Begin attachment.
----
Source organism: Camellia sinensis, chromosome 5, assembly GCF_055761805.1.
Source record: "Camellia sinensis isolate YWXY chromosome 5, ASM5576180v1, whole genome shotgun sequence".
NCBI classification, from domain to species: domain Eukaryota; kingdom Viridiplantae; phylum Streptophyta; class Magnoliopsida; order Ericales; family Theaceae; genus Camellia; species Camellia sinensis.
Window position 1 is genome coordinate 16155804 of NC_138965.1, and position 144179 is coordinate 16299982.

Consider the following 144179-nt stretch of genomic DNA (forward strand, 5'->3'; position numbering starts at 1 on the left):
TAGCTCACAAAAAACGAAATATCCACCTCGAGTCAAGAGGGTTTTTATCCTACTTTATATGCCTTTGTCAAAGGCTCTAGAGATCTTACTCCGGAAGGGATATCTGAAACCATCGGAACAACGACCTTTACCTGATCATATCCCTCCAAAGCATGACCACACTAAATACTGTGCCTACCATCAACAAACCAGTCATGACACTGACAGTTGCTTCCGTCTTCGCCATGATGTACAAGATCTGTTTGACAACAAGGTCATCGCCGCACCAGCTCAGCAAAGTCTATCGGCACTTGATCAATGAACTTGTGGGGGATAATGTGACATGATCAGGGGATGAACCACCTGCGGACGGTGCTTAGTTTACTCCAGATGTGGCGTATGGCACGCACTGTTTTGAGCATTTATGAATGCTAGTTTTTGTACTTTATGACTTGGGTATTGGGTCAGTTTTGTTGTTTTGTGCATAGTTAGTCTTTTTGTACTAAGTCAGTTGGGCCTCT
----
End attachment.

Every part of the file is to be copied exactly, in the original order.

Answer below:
Source organism: Camellia sinensis, chromosome 5, assembly GCF_055761805.1.
Source record: "Camellia sinensis isolate YWXY chromosome 5, ASM5576180v1, whole genome shotgun sequence".
NCBI classification, from domain to species: domain Eukaryota; kingdom Viridiplantae; phylum Streptophyta; class Magnoliopsida; order Ericales; family Theaceae; genus Camellia; species Camellia sinensis.
Window position 1 is genome coordinate 16155804 of NC_138965.1, and position 144179 is coordinate 16299982.

Consider the following 144179-nt stretch of genomic DNA (forward strand, 5'->3'; position numbering starts at 1 on the left):
TAGCTCACAAAAAACGAAATATCCACCTCGAGTCAAGAGGGTTTTTATCCTACTTTATATGCCTTTGTCAAAGGCTCTAGAGATCTTACTCCGGAAGGGATATCTGAAACCATCGGAACAACGACCTTTACCTGATCATATCCCTCCAAAGCATGACCACACTAAATACTGTGCCTACCATCAACAAACCAGTCATGACACTGACAGTTGCTTCCGTCTTCGCCATGATGTACAAGATCTGTTTGACAACAAGGTCATCGCCGCACCAGCTCAGCAAAGTCTATCGGCACTTGATCAATGAACTTGTGGGGGATAATGTGACATGATCAGGGGATGAACCACCTGCGGACGGTGCTTAGTTTACTCCAGATGTGGCGTATGGCACGCACTGTTTTGAGCATTTATGAATGCTAGTTTTTGTACTTTATGACTTGGGTATTGGGTCAGTTTTGTTGTTTTGTGCATAGTTAGTCTTTTTGTACTAAGTCAGTTGGGCCTCT